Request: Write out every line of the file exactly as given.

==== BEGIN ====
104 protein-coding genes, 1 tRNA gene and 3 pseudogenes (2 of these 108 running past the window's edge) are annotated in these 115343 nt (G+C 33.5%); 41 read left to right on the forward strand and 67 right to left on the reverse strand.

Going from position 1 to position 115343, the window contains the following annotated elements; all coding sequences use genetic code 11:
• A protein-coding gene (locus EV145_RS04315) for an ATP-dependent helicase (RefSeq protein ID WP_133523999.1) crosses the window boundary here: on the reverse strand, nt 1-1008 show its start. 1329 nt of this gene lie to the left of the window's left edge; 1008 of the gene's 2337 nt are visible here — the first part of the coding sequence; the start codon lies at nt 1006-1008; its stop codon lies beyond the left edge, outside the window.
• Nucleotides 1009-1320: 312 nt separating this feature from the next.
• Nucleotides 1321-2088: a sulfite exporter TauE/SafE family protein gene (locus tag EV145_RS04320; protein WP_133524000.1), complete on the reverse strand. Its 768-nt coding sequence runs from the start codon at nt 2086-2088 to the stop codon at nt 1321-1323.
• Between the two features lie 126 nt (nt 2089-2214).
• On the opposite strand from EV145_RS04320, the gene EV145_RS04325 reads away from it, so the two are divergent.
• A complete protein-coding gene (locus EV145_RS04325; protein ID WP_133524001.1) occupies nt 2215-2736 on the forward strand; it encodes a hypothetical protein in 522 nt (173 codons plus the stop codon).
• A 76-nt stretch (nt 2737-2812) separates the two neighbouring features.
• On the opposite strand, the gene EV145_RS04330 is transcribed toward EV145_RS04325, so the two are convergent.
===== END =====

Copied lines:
104 protein-coding genes, 1 tRNA gene and 3 pseudogenes (2 of these 108 running past the window's edge) are annotated in these 115343 nt (G+C 33.5%); 41 read left to right on the forward strand and 67 right to left on the reverse strand.

Going from position 1 to position 115343, the window contains the following annotated elements; all coding sequences use genetic code 11:
• A protein-coding gene (locus EV145_RS04315) for an ATP-dependent helicase (RefSeq protein ID WP_133523999.1) crosses the window boundary here: on the reverse strand, nt 1-1008 show its start. 1329 nt of this gene lie to the left of the window's left edge; 1008 of the gene's 2337 nt are visible here — the first part of the coding sequence; the start codon lies at nt 1006-1008; its stop codon lies beyond the left edge, outside the window.
• Nucleotides 1009-1320: 312 nt separating this feature from the next.
• Nucleotides 1321-2088: a sulfite exporter TauE/SafE family protein gene (locus tag EV145_RS04320; protein WP_133524000.1), complete on the reverse strand. Its 768-nt coding sequence runs from the start codon at nt 2086-2088 to the stop codon at nt 1321-1323.
• Between the two features lie 126 nt (nt 2089-2214).
• On the opposite strand from EV145_RS04320, the gene EV145_RS04325 reads away from it, so the two are divergent.
• A complete protein-coding gene (locus EV145_RS04325; protein ID WP_133524001.1) occupies nt 2215-2736 on the forward strand; it encodes a hypothetical protein in 522 nt (173 codons plus the stop codon).
• A 76-nt stretch (nt 2737-2812) separates the two neighbouring features.
• On the opposite strand, the gene EV145_RS04330 is transcribed toward EV145_RS04325, so the two are convergent.